European Commission President Jean-Claude Juncker said Friday he was "quite sure" the EU and Britain would reach a deal at a summit in February on reforms that London has demanded to stay in the bloc.
"I am quite sure that we'll have a deal -- not a compromise, a solution, a permanent solution -- in February," Juncker, the head of the executive branch of the 28-nation union, told a press conference.
"I am neither optimistic nor pessimistic. I know that we have to deliver," adding that "my knowledge" allowed him to be confident of a deal.
But Juncker warned that all of the demands by British Prime Minister David Cameron -- who is set to hold a referendum later this year on his country's membership of the European Union -- would be tough to reach agreement on.
"The issues put on the table by the British prime minister are all difficult issues," said Juncker, a former Luxembourg premier.
"Don't think there is one issue which would be particularly difficult - although it is and that's the welfare issue -- and that the other points mentioned by the British will be less important, and easy. They are not," he said.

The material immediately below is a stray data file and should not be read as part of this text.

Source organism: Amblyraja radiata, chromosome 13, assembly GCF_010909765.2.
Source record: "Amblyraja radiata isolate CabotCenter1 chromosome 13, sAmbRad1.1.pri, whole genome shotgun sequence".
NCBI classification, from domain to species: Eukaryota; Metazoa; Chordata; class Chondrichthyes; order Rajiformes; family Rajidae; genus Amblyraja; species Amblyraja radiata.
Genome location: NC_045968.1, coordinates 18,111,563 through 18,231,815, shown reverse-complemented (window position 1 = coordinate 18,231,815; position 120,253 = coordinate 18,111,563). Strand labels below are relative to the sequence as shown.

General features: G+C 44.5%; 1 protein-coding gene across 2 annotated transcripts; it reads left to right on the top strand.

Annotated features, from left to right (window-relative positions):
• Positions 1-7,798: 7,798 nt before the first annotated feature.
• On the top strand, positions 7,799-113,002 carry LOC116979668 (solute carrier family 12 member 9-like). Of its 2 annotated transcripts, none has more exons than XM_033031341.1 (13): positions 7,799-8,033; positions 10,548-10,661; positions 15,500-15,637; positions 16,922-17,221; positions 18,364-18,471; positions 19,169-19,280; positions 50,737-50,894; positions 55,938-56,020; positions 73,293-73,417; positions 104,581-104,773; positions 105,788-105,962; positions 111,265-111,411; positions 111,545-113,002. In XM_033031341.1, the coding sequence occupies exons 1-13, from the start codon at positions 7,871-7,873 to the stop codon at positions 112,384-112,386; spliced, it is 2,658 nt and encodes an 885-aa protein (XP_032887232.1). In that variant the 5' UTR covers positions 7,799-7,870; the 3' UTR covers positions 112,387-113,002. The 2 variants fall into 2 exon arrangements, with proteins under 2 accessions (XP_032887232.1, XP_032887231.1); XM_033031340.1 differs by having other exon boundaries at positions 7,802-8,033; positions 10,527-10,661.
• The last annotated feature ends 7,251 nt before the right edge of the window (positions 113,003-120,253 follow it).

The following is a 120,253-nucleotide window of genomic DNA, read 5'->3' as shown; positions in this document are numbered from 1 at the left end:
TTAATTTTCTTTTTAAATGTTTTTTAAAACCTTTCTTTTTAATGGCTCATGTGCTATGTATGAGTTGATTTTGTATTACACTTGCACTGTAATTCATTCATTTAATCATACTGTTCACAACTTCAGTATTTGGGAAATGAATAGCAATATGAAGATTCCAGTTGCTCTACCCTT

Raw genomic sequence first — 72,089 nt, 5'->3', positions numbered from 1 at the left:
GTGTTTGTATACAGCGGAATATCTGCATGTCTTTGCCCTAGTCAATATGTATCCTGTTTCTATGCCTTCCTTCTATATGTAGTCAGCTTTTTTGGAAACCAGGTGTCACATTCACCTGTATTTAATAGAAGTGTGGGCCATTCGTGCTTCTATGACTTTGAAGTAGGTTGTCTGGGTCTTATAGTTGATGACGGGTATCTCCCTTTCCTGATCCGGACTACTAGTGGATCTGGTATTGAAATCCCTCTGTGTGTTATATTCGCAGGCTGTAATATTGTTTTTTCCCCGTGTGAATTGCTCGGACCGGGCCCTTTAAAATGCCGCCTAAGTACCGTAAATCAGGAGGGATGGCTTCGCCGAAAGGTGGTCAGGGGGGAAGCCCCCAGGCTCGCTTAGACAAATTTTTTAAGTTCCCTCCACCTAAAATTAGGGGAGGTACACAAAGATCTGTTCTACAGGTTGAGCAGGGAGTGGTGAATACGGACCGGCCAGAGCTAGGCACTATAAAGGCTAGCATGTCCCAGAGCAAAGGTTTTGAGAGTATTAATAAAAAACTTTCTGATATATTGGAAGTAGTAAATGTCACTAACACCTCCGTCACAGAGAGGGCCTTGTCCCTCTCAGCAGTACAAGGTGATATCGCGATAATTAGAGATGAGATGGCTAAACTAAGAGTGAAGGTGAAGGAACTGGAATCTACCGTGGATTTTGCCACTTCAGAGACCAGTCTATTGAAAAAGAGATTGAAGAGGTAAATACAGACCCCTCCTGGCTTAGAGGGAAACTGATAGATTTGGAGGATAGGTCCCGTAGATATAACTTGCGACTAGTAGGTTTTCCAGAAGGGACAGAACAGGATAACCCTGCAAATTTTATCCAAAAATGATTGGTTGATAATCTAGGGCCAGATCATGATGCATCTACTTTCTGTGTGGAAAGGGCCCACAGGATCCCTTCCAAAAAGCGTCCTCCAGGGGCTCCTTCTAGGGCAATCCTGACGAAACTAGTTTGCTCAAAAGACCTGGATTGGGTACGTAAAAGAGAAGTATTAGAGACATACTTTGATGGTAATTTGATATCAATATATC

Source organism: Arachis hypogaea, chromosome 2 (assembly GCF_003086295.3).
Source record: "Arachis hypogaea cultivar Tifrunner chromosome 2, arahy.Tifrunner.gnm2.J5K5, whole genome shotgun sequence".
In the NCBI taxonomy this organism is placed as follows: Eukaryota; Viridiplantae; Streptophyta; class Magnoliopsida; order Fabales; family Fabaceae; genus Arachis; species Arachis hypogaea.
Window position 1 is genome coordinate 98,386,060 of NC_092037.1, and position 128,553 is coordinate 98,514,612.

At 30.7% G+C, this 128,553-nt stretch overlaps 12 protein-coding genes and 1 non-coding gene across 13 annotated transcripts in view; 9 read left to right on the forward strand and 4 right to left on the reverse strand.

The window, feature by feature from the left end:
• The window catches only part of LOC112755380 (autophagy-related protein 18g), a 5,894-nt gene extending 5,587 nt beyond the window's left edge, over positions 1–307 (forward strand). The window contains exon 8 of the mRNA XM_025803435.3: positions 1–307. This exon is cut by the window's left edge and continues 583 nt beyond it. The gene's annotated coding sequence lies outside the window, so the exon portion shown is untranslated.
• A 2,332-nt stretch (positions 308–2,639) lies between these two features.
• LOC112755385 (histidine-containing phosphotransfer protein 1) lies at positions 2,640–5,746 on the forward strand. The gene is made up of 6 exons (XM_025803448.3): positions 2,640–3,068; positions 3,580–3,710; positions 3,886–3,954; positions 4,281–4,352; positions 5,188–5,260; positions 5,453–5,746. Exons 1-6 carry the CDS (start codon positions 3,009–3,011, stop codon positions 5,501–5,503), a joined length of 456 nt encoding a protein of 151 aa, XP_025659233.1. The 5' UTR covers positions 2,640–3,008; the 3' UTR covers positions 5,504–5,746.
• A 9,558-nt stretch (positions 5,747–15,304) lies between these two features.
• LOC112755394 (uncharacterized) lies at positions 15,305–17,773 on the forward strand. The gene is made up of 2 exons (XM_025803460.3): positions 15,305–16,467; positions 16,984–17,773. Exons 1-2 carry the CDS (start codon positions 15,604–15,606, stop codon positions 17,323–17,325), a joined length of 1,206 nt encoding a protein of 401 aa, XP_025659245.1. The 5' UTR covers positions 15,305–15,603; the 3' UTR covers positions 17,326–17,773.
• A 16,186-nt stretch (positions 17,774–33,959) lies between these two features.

"Even ever-closer union, the role of national parliaments, the relations between the ins and the outs in the euro system, all these are very, very difficult issues and we have to work hard in thiese days to come to agreements."
Cameron's most controversial proposal is a four-year ban on top-up benefits for EU migrants working in Britain, which critics say is discriminatory and threatens freedom of movement in the EU.
He also wants the EU to give Britain safeguards against more political integration, to protect countries that do not use the euro currency and to boost economic competitiveness.